Shawn Peterson has replaced Deb Carlson, Juvenile Court Director, on the juvenile drug court team.
Valerie Potter reported for the Minot Drug Court Team. Minot currently has two participants in its program and has had one graduation and zero terminations.
Kristi Chole, court officer, was replaced by Sean Anderson. Judge Douglas Mattson has been replaced by Judge Todd Cresap. Judge Hagar continues to be the backup for Judge Cresap.
The majority of the team traveled to Washington, D.C., for the National Drug Court Training Conference. Due to flooding issues, some team members were not able to attend.
The yearly summer project at the Roosevelt Park and Zoo was canceled this year due to the flood. A few court sessions had to be canceled as well. One of the juveniles lost his home to the flood and another moved away because of the housing issues in Minot.
The participants participated in a Cognitive Seminar at the International Inn. The seminar teaches youth cognitive skills to deal with anger, stress, self-esteem and provides them with skills on ways to communicate more effectively in order to increase their quality of living. The participants were then asked to write about their experience and present it to the court.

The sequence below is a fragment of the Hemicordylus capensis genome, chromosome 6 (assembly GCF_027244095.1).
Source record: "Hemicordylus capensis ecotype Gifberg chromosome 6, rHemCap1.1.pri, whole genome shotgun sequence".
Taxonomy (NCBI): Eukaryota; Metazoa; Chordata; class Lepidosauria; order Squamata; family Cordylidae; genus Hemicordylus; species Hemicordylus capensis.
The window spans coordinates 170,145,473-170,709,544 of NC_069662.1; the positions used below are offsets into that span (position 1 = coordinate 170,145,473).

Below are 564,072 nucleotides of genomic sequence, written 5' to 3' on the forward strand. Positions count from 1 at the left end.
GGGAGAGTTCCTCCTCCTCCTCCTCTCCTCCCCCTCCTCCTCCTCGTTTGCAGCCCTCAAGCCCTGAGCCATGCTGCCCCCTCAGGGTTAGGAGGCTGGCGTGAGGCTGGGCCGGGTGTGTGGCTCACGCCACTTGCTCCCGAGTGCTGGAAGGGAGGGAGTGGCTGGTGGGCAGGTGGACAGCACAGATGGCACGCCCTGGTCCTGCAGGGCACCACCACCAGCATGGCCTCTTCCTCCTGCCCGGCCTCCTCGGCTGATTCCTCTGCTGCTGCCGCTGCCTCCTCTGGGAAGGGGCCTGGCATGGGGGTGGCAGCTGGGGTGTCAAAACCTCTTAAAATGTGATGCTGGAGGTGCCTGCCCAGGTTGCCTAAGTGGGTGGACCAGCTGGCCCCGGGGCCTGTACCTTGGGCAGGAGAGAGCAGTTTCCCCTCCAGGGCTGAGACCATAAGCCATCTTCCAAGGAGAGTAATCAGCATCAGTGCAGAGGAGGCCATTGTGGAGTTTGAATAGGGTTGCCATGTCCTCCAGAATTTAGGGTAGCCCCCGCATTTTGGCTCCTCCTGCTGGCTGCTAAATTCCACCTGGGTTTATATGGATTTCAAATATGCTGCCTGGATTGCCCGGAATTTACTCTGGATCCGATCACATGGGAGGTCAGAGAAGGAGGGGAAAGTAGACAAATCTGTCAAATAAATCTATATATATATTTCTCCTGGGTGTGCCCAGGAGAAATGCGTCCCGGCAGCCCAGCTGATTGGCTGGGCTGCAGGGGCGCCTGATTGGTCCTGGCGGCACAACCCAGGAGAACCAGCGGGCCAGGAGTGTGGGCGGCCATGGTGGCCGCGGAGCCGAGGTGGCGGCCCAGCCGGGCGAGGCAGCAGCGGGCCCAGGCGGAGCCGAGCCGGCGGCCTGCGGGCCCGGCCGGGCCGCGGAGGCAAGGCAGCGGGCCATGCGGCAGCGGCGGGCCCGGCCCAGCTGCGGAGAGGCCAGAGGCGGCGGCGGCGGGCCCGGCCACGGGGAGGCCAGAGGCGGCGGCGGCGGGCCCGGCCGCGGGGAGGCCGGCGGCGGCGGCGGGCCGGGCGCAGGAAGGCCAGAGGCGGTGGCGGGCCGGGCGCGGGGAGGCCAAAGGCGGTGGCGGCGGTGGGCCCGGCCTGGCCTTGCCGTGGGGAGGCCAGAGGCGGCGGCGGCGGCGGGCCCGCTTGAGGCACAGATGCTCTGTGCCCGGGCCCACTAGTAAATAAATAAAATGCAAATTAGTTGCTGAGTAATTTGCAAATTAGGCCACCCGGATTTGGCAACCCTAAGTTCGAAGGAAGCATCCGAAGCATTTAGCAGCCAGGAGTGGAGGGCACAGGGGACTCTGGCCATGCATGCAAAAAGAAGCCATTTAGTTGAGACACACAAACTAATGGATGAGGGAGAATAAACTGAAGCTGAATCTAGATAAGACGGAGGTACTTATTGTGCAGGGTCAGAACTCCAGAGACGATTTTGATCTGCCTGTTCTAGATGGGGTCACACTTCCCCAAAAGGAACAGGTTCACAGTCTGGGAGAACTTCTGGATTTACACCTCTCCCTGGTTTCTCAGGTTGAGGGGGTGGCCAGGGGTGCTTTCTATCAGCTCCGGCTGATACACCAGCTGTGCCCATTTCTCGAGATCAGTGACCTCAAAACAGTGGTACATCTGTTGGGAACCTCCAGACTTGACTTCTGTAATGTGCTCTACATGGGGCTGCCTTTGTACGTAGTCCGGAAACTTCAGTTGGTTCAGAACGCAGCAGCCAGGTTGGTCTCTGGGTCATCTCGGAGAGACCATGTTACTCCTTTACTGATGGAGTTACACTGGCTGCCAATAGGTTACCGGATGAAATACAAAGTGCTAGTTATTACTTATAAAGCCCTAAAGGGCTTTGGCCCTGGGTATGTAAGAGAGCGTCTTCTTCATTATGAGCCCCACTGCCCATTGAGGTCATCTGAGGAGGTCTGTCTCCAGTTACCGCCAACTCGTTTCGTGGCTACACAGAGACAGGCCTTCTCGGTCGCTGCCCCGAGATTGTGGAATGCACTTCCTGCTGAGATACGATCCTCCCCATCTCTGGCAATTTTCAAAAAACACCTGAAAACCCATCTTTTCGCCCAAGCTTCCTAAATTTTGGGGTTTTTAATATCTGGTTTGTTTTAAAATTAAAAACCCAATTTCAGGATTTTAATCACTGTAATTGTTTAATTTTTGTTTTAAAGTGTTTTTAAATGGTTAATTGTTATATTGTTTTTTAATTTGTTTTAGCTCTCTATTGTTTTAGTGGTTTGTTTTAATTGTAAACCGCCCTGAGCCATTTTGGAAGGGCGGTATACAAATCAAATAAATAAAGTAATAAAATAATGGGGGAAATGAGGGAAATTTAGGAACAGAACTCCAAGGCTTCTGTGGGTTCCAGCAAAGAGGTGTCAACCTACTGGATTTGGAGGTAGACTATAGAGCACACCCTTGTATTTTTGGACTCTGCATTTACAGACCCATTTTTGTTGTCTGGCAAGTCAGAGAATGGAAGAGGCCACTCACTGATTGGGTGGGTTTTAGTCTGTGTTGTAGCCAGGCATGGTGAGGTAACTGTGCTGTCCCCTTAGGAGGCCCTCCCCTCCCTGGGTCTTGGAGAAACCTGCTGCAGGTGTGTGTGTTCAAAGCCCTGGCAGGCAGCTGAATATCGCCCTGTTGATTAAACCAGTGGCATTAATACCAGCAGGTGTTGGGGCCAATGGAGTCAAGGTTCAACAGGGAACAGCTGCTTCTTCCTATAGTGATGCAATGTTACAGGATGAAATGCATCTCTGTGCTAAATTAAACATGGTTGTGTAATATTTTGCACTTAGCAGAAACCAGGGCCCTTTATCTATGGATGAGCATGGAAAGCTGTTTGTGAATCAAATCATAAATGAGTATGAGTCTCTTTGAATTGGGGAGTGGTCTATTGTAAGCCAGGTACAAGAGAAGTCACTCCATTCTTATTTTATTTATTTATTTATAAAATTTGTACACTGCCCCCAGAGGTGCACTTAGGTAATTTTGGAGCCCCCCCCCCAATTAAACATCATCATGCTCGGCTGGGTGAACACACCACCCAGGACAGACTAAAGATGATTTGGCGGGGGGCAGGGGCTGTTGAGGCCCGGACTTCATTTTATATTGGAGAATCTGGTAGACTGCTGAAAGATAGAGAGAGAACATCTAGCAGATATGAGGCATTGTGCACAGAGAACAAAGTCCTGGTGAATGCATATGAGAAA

Marilyn Carlson, retired license addiction counselor, has been contracted as the new Family Support Specialist. She will assist with specific family issues that may arise with the partipants and families. She will implement the “Why Try” program. This program was created to provide hands on solutions for dropouts in school, violence prevention, drug and alcohol prevention, truancy, and failure reductions, and it includes sessions on anti-bullying. Each week the kids will meet with Marilyn Carlson after court for an hour. It gives the participants an opportunity to discuss how they feel things went in court and how things are going at home or school. Marilyn Carlson then incorporates the “Why Try” journals into the session and has the participants’ complete weekly assignments. Marilyn Carlson will meet with the parents of the participants on the last Thursday of each month and will discuss various topics with them as well.